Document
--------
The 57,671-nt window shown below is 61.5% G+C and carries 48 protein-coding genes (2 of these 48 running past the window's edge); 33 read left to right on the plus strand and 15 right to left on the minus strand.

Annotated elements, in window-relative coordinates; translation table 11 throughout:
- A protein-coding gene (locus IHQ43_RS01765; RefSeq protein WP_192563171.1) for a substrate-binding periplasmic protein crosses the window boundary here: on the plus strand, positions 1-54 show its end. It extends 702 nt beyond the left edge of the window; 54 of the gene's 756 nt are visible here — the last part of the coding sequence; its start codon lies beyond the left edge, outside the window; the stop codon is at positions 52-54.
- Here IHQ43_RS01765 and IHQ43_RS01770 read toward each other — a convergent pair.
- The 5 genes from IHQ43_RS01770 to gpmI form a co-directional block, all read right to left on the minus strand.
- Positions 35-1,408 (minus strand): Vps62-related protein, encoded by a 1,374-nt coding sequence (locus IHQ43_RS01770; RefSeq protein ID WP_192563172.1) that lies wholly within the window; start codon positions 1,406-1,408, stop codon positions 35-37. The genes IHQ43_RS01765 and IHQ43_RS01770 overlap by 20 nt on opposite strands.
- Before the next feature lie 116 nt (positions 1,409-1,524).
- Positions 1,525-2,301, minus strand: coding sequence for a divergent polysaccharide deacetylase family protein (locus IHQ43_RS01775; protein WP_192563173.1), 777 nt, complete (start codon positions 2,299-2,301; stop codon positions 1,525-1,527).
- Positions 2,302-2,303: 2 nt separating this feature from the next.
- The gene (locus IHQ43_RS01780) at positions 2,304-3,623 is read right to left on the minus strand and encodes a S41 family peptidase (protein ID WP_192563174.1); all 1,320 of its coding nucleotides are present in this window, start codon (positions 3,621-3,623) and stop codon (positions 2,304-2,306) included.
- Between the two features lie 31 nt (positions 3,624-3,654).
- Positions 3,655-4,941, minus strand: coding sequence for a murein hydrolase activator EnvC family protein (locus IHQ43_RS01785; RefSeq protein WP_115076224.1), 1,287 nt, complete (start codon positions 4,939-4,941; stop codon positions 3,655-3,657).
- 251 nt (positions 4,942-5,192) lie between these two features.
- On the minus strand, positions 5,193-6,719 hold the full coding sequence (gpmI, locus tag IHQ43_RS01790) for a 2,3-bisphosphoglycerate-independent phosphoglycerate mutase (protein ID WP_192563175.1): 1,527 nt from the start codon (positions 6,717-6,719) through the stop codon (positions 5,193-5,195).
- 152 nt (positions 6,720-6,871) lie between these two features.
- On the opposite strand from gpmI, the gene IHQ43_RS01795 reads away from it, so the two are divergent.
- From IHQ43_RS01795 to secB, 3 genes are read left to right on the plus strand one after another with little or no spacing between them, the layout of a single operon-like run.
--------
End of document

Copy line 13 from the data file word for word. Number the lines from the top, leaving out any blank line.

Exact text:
- 251 nt (positions 4,942-5,192) lie between these two features.